The present invention relates to skylights, and more particularly to a skylight having a modular shaft.
Skylights have long been used to allow natural light to enter a building through an opening formed in the roof. Skylights are available in variety of designs and shapes to fit almost any residential or commercial structure.
Typically, a skylight is installed by mounting a curb around an opening formed in the roof. The curb mounts directly to the roof in a weather-tight fashion to receive a glass panel assembly. A second opening is formed in the ceiling immediately below the opening formed in the roof, and a shaft is constructed between the two openings to hide the joists, rafters, and other roof members from sight. The shaft is typically constructed by framing and sheetrocking sidewalls between the two openings. This process requires skilled labor and is costly in terms of both time and materials.
A second technique for installing a skylight includes the use of a prefabricated shaft, such as the light well disclosed in U.S. Pat. No. 4,916,872 to Young. Young discloses a one-piece, prefabricated shaft or light well that includes four sidewalls extending upwardly from a flange. The light well also includes a support ledge formed around the sidewalls to hold the shaft in place as described below. To install the Young light well, an opening is formed in the both the roof and the ceiling of the structure. The opening in the ceiling must be formed directly below the opening in the roof to allow the flange to properly engage the ceiling. Next, the upper edge of the sidewalls is cut to match the height and pitch of the roof, and to either abut with the skylight or its box framing. This can be done by inserting the shaft up through the openings, until the flange engages the ceiling, and then marking the shaft as necessary for cutting. Once marked, the shaft can be removed and cut. Next, the shaft is reinserted into the openings, and a support frame is constructed around the shaft to engage the support ledge and maintain the light well in place. Finally, the curb and glass panel assembly are mounted to the roof.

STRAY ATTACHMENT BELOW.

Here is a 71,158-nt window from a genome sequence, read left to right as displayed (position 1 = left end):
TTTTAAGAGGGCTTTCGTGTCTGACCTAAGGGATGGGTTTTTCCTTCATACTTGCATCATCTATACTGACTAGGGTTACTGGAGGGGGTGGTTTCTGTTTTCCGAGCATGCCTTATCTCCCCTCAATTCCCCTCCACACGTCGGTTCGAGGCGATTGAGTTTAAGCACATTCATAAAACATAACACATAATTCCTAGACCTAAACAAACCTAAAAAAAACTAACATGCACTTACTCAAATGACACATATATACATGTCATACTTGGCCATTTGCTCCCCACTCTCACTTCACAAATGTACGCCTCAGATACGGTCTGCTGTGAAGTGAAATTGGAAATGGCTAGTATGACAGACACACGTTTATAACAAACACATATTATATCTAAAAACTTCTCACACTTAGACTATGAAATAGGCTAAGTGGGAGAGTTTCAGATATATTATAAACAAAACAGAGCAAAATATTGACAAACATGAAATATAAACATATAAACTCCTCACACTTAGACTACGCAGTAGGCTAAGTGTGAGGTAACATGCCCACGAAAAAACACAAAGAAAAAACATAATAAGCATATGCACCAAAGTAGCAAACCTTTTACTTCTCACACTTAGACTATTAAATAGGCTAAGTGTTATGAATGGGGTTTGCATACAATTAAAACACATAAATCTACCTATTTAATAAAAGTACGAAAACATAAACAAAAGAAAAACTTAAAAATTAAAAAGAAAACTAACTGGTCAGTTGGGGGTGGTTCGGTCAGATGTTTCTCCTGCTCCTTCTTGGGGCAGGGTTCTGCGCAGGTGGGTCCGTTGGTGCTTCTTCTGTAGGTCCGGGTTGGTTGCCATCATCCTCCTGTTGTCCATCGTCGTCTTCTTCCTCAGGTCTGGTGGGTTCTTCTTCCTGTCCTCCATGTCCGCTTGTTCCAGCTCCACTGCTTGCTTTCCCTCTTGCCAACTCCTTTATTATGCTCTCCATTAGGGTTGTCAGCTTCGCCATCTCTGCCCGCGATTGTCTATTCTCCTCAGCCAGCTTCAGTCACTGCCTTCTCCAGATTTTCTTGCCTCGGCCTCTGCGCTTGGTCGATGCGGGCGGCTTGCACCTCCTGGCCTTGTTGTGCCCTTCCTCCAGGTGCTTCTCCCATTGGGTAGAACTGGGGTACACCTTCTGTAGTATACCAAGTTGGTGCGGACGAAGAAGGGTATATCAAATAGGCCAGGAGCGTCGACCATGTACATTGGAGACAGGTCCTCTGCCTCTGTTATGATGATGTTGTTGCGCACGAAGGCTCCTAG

While eliminating the need to box frame and sheetrock, the second technique still requires additional labor and materials to construct the support frame. It also requires that the shaft extend perpendicular to the ceiling rather than the roof. As a result, the size of the opening formed in ceiling is substantially smaller than could otherwise be obtained with a shaft extending perpendicular to the roof. Further, the one-piece light well is relatively bulky, thereby increasing the cost of shipping and packaging, and also making product handling and installation more difficult.